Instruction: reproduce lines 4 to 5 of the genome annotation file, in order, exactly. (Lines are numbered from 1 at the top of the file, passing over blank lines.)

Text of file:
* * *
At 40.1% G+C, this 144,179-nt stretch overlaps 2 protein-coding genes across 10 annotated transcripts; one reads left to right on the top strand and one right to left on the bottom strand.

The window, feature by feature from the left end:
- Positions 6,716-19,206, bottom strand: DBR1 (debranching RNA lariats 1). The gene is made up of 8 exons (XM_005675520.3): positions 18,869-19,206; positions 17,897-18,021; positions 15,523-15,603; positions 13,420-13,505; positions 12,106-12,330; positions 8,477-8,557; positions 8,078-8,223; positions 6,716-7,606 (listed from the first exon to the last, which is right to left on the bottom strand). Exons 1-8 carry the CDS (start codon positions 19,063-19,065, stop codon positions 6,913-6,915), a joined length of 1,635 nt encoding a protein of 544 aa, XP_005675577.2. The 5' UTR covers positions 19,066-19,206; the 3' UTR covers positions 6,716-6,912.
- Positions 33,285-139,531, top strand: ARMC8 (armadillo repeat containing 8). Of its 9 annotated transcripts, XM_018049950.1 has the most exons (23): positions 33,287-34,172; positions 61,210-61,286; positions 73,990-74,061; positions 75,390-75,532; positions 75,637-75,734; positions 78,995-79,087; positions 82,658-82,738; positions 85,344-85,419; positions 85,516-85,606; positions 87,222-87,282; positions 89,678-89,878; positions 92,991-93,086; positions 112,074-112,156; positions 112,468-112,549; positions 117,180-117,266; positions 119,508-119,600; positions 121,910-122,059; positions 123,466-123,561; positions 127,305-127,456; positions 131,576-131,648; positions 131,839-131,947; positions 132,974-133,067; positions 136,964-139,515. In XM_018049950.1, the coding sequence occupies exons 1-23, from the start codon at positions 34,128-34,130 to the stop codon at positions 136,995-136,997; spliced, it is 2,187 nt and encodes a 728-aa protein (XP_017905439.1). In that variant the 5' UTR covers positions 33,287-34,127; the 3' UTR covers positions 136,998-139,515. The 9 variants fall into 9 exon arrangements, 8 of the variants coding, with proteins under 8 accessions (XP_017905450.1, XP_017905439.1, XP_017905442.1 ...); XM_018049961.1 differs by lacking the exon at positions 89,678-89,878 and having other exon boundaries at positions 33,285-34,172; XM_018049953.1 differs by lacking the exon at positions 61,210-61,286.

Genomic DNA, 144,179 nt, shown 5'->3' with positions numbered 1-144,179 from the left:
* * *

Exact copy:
- Positions 33,285-139,531, top strand: ARMC8 (armadillo repeat containing 8). Of its 9 annotated transcripts, XM_018049950.1 has the most exons (23): positions 33,287-34,172; positions 61,210-61,286; positions 73,990-74,061; positions 75,390-75,532; positions 75,637-75,734; positions 78,995-79,087; positions 82,658-82,738; positions 85,344-85,419; positions 85,516-85,606; positions 87,222-87,282; positions 89,678-89,878; positions 92,991-93,086; positions 112,074-112,156; positions 112,468-112,549; positions 117,180-117,266; positions 119,508-119,600; positions 121,910-122,059; positions 123,466-123,561; positions 127,305-127,456; positions 131,576-131,648; positions 131,839-131,947; positions 132,974-133,067; positions 136,964-139,515. In XM_018049950.1, the coding sequence occupies exons 1-23, from the start codon at positions 34,128-34,130 to the stop codon at positions 136,995-136,997; spliced, it is 2,187 nt and encodes a 728-aa protein (XP_017905439.1). In that variant the 5' UTR covers positions 33,287-34,127; the 3' UTR covers positions 136,998-139,515. The 9 variants fall into 9 exon arrangements, 8 of the variants coding, with proteins under 8 accessions (XP_017905450.1, XP_017905439.1, XP_017905442.1 ...); XM_018049961.1 differs by lacking the exon at positions 89,678-89,878 and having other exon boundaries at positions 33,285-34,172; XM_018049953.1 differs by lacking the exon at positions 61,210-61,286.

Genomic DNA, 144,179 nt, shown 5'->3' with positions numbered 1-144,179 from the left: